A new study has found that women who fake orgasms are more likely to cheat on their partners.

Researchers surveyed 138 female and 121 male undergraduate college students who were involved in heterosexual romantic relationships. They found that women’s orgasm frequency and intensity was not related to whether they had ever cheated or whether they would cheat in the future. However, they did find that cheating was related to the number of faked orgasms a woman had.

“The more orgasms a woman had faked, the more likely she was to have cheated previously and the greater her likelihood of cheating again,” Dr. Justin Lehmiller, who analyzed the findings, wrote on his blog, The Psychology of Human Sexuality.

The female participants were asked a series of questions, including ones about the intensity and frequency of their orgasms. Their male partners were also asked about their perception of the orgasms and their intensity.

The researchers found that orgasms were not associated with their partner's past or future infidelity. And study authors believe that cheating was not based on how many orgasms women were having, but instead, the frequency with which they faked one. It also showed that men were at a disadvantage because they were not able to predict their partner’s likelihood of being faithful, because they could not tell if their partners were faking orgasms.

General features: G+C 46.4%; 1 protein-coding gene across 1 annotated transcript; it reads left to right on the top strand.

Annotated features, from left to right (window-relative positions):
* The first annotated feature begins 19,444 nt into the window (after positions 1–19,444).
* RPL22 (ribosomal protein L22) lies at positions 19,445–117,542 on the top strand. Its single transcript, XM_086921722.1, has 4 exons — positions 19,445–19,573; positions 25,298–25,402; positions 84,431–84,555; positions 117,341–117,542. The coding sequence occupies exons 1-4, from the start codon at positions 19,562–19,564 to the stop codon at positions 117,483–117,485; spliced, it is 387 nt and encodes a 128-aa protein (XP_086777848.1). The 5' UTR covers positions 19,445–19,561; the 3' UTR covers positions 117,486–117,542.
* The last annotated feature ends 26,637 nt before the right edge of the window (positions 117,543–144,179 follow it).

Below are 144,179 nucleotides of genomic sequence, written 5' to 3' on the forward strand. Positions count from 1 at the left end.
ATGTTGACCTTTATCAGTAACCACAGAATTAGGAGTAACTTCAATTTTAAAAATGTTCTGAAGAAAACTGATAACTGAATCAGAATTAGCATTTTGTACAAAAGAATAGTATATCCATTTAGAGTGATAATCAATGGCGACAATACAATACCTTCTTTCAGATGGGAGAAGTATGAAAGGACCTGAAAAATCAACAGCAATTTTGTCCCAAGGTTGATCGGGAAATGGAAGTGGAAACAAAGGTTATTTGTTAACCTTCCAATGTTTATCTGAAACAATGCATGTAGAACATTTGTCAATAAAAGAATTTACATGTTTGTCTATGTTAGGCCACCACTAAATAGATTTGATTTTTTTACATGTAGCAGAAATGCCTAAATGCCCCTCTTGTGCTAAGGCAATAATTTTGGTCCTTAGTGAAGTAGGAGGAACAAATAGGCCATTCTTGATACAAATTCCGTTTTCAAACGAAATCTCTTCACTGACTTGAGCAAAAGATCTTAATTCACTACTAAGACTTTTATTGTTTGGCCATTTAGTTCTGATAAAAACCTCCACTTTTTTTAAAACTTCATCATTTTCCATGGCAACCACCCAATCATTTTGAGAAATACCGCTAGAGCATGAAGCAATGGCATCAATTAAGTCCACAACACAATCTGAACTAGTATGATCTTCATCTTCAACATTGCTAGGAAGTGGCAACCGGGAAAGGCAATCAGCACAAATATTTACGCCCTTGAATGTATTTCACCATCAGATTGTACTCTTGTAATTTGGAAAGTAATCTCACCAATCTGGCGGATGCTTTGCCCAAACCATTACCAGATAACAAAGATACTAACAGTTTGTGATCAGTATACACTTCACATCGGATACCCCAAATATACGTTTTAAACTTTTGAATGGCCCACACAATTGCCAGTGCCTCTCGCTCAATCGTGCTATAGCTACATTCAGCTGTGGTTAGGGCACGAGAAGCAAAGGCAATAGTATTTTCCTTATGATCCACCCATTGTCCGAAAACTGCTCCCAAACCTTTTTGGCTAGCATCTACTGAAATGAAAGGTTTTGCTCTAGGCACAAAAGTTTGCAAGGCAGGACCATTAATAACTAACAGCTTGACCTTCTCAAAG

While it may not be new information, the study also found that faking orgasms was more common among women than men. Roughly 18 percent of women said that they had faked an orgasm to spare their partner's feelings. Men, on the other hand, faked it only five percent of the time. Almost one in six women questioned admitted to cheating, whereas about one in four men admitted to cheating. Researchers also found that men were more likely to stay with a partner who had consistent orgasms.

Reasons for faking an orgasm could include sexual dissatisfaction; the inability to communicate openly with a partner about sexual needs; or also that women are unable to express pleasure, according to another study from 2011.

“This is a study about the inability of women to actually communicate to their partners about what turns them on and what doesn't,” Pamela Madsen, a fertility and sex educator, wrote in a Psychology Today article.

Leahmiller believes that orgasms have important implications for relationships. “Women who orgasmed more frequently reported that their male partners were more invested in the relationship.”

Source: Ellsworth, R. M., & Bailey, D. H. Human female orgasm as evolved signal: A test of two hypotheses. Archives of Sexual Behavior.